The Real Reasons Nothing Gets Done Where You Work
How many offices have internet blocks? Or tattler software that lets ‘Big Brother” know that you have been on Facebook or shopping sites while you are on the clock? Oddly enough those sites only take about four minutes of the average workers time. Still the average worker will waste about an hour and 9 minutes of productivity everyday. What is the leading cause of this wasted time economy?
Waiting on Other People: That is the number one reason most people say they don’t get things done around the office. The waiting on that one guy to get to the meeting. Waiting on the boss to wrap up a phone call. Waiting on another department to deliver the information you need to continue your job. We are our own worst enemies.
IT and Computer Problems: This is another major productivity killer. Since most of us are not tech savvy we have to wait on “the computer guy” to come set us straight. There is usually only one of him and about seven or eight of us with problems so we sit and wait.
Personal Business: The occasional phone call from home or a spouse is not that big of a time waster. Replying to personal e-mails and reading personal e-mails takes a lot more out of the work day than phone calls do. That is because unless someone is looking over your shoulder they can’t tell whether that typing your doing is legit or for fun.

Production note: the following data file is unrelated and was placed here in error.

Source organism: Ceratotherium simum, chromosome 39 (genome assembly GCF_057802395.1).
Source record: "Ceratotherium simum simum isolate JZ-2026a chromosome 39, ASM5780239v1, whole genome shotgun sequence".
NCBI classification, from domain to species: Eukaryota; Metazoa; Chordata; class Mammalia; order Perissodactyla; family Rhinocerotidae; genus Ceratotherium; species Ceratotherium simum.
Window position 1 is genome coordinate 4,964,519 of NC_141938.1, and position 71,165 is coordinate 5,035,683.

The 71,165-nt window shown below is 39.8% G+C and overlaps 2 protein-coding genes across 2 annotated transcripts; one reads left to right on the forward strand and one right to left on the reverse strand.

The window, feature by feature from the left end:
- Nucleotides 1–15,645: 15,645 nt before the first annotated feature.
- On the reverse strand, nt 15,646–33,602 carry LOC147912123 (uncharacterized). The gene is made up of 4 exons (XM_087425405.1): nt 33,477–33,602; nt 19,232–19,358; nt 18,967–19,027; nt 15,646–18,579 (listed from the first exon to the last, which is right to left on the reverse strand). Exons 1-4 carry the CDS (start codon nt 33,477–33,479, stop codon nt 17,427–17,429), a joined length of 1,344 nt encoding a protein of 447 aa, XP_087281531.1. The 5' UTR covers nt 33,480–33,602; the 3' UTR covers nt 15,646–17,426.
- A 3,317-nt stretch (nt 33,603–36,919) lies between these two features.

Doing Work That Isn’t Used: We have all worked on those projects before. We dedicate hours of energy and research, prepare a report only to find it has been tossed away like a bad ham sandwich. Unnecessary or work that is not used is one of the biggest wastes of any companies time. This includes conference calls and meetings that not only take time out of the work day but bring productivity to a stand still when calls and meetings are poorly organized.
Do you have any other suggestions on why we never seem to be able to get anything done around the office? I bet your company has some creative ways to waste time just like ours does. Regardless we all seem to be able to crank out enough work to keep the wolf away from the door and wheels of America’s economy in motion.